Some further thoughts on these garments and on windshirts in general.
First, the number of threads asking some variation of do I need a windshirt since this SOTMR went up is impressive. Whether thats an organic demonstration of the utility of windshirts or a testament to market forces, fashion and peer pressure I do not know. Beyond some variation of become a member and read the article d@@@ it I have little to say on the matter. Arguing this is like telling someone why they'll bring damnation upon themselves if they put sugar in coffee; as obvious as it is impossible to explain.
I can only think of one more than day trip in the last 12 months were I didn't bring a windshirt of some kind, and that memory is prominent for deeply regreting not having one. Because they get worn so much, my attention to detail with windshirts is pretty obsessive. Because I use rain jackets relatively infrequently, I'm content with the two I have in the closest and don't pay the market much mind. With windshirts my attention is always on the move.
That being the case, it's worth noting that of the ones reviewed here I've currently divested myself of all but the two Rabs. The Cirrus came back into favor over an unusually warm winter here in Montana for two quite basic reasons: the fit and the quiet fabric. I tried to resculpt the Houdini, whose DWR is better and which dries a bit quicker in use, but the sleeves just couldn't be as well contoured as the Cirrus. This means snow in the cuffs during storms while skiing, and wind freezing my wrists while mountain biking. The Houdini fabric is also really loud, defeningly so with sustained high winds, or while smoking a fireroad on the bike at 30 mph. Not a huge deal, but a regular annoyance.
In short, with the obligations of testing leaving me free to pick whatever I wanted from a huge red pile on the shelf, the Cirrus got the nod 9 times out of 10.
This is a good place to explain the heirarchy of windshells I currently used, primarily based on temperature.
Above 60F is has to be very windy for a windshirt to be needed. In kind conditions like this, when the windshirt will likely stay in the pack and might well be filling the role of emergency rain layer, taking the small and light Cirrus is a no brainer.
From around 35F up to 60F the Boreas over a long or short sleeved baselayer not frequently gets the nod, if wind is the primary concern. The balance of breathability and weather protection works best for me.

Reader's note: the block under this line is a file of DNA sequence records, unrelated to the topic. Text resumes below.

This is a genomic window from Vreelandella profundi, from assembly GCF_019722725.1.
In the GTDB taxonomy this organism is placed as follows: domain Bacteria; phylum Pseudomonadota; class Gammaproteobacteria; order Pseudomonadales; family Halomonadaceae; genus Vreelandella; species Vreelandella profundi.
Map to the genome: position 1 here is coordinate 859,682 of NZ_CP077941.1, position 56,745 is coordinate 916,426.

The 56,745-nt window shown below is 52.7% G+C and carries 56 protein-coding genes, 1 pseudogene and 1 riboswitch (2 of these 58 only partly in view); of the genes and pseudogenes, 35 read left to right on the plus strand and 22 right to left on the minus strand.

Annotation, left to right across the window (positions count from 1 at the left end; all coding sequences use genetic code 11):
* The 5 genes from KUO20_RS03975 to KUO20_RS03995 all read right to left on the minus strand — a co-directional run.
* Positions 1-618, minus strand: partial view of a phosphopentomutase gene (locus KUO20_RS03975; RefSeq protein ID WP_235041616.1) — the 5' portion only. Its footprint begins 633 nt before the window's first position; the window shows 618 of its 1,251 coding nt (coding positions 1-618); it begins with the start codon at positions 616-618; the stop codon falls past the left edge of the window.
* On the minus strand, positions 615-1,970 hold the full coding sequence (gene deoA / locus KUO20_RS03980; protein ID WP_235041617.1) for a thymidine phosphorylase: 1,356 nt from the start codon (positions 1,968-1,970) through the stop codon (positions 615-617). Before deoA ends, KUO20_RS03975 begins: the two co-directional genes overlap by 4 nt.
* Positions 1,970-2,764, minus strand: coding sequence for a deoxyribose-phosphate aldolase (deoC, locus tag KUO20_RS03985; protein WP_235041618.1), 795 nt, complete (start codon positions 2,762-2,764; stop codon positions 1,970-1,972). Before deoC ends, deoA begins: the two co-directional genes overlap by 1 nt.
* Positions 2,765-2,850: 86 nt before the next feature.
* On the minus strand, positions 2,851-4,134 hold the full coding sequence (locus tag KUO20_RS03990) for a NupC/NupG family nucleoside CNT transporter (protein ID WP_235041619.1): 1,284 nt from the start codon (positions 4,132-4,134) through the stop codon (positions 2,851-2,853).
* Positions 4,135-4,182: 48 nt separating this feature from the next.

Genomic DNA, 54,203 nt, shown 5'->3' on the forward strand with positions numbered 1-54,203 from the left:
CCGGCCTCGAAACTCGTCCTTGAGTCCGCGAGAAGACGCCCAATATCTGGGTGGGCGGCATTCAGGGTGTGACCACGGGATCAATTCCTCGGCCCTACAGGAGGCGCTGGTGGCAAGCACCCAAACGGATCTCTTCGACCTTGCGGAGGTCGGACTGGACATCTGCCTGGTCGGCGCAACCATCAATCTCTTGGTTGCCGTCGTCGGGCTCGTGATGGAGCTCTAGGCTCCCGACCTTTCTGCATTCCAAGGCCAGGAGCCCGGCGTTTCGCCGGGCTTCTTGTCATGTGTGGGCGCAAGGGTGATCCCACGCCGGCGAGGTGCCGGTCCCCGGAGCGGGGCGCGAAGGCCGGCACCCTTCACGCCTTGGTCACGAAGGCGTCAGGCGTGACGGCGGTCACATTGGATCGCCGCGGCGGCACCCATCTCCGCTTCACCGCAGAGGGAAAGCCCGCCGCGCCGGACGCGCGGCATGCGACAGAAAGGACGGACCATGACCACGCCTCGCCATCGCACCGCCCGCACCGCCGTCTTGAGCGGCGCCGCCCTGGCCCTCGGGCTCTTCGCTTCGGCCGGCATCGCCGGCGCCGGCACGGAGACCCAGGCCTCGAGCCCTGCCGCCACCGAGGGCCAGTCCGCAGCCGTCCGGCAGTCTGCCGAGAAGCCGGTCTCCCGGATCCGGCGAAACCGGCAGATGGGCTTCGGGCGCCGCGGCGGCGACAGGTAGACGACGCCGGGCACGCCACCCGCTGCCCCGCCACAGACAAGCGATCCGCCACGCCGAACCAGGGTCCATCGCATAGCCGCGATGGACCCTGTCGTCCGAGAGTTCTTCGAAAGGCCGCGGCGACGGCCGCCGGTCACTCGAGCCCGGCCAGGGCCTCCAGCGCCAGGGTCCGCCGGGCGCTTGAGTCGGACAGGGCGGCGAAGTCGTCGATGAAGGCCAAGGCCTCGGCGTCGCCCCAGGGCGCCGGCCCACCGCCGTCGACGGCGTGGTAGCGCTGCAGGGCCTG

If it's a bit colder than that, or light to moderate precip is in the forecast, I'll bring the Cirrus. This is classic spring weather like we're having now, with cool temps, moderate winds, and frequently day-long intermittent drizzle, fog, rain and snow squalls. The Cirrus over the Cap 4 hoody fits the broadest possible range of conditions for staying mobile without stopping to futz with layers.
If it's colder still (25F and below) but calm, I'll go back to the Boreas over the Cap 4, possibly with a sleeveless wool baselayer against the skin. Breathability becomes crucial at colder temps, and the Boreas gets the edge for this reason. The paradox is while the Boreas breaths better while on the move, it dries much slower once stopped. Back sweat can be a bit of a nuisance here, and slowing down for the last half hour before making camp to let things cool down and dry out slowly is a good idea.
If the wind kicks up and/or its darn cold (below 0F) I add a Patagonia Essenshell pullover with a coyote ruff around the hood. The Essenshell is sized to fit over all that other stuff easily, and the fur was a revelation during the 3 trips this winter where it was cold enough to use it.
I also tried and eventually passed along a Rab Alpine jacket. It's a great piece, with full features well executed and a breathability/weather resistance blend between the Cirrus and the Boreas. For many it would work very well. I found it to not quite hit the sweet spot, I was often left wanting one of the other options. The fabric also seemed a bit fragile (the heavier Essenshell is nice for the inevitable bashing through brush which ensues when you ski as badly as I do).
The next windshirt experiment? A Wild Things Tactical windshirt, in the mail as I type. It's 70 denier Epic fabric, and comes in multicam, which was the main motivator. The red of the Cirrus is great for staying visible to your partners while BC skiing, or not getting shot while mountain biking during deer season, but isn't going to get the job done sneaking along alpine ridges after elk. A tougher option withou the heavy fur will be good for bushwacking trips, and I'm curious to see where the Epic fabric comes in on the breathability v/ weather resistance spectrum.